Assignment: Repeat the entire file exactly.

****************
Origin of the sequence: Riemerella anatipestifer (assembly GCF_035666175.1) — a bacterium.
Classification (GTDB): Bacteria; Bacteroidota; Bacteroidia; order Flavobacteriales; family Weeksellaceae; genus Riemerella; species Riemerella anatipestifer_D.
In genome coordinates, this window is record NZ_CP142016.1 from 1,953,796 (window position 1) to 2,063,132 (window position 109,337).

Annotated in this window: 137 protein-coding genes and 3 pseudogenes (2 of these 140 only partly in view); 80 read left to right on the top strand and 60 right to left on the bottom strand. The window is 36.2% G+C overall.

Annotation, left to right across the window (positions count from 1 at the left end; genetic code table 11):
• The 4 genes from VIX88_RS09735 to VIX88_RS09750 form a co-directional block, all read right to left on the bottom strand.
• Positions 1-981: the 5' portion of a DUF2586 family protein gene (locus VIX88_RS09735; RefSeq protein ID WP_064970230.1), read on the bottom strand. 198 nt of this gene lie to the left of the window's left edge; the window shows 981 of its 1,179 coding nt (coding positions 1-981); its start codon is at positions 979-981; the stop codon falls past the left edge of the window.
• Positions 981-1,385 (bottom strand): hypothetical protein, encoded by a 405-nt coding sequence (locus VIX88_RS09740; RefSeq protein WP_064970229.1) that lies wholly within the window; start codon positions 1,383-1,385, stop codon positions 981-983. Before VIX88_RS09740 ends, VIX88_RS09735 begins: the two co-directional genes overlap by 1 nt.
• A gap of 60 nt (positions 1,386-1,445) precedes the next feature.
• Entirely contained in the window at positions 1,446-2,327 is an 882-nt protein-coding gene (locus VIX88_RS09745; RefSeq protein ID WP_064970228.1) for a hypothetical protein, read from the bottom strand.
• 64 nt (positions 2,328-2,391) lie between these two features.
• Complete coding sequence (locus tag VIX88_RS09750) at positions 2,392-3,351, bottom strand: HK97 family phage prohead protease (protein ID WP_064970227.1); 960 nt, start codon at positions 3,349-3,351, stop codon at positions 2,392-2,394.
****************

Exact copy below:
Origin of the sequence: Riemerella anatipestifer (assembly GCF_035666175.1) — a bacterium.
Classification (GTDB): Bacteria; Bacteroidota; Bacteroidia; order Flavobacteriales; family Weeksellaceae; genus Riemerella; species Riemerella anatipestifer_D.
In genome coordinates, this window is record NZ_CP142016.1 from 1,953,796 (window position 1) to 2,063,132 (window position 109,337).

Annotated in this window: 137 protein-coding genes and 3 pseudogenes (2 of these 140 only partly in view); 80 read left to right on the top strand and 60 right to left on the bottom strand. The window is 36.2% G+C overall.

Annotation, left to right across the window (positions count from 1 at the left end; genetic code table 11):
• The 4 genes from VIX88_RS09735 to VIX88_RS09750 form a co-directional block, all read right to left on the bottom strand.
• Positions 1-981: the 5' portion of a DUF2586 family protein gene (locus VIX88_RS09735; RefSeq protein ID WP_064970230.1), read on the bottom strand. 198 nt of this gene lie to the left of the window's left edge; the window shows 981 of its 1,179 coding nt (coding positions 1-981); its start codon is at positions 979-981; the stop codon falls past the left edge of the window.
• Positions 981-1,385 (bottom strand): hypothetical protein, encoded by a 405-nt coding sequence (locus VIX88_RS09740; RefSeq protein WP_064970229.1) that lies wholly within the window; start codon positions 1,383-1,385, stop codon positions 981-983. Before VIX88_RS09740 ends, VIX88_RS09735 begins: the two co-directional genes overlap by 1 nt.
• A gap of 60 nt (positions 1,386-1,445) precedes the next feature.
• Entirely contained in the window at positions 1,446-2,327 is an 882-nt protein-coding gene (locus VIX88_RS09745; RefSeq protein ID WP_064970228.1) for a hypothetical protein, read from the bottom strand.
• 64 nt (positions 2,328-2,391) lie between these two features.
• Complete coding sequence (locus tag VIX88_RS09750) at positions 2,392-3,351, bottom strand: HK97 family phage prohead protease (protein ID WP_064970227.1); 960 nt, start codon at positions 3,349-3,351, stop codon at positions 2,392-2,394.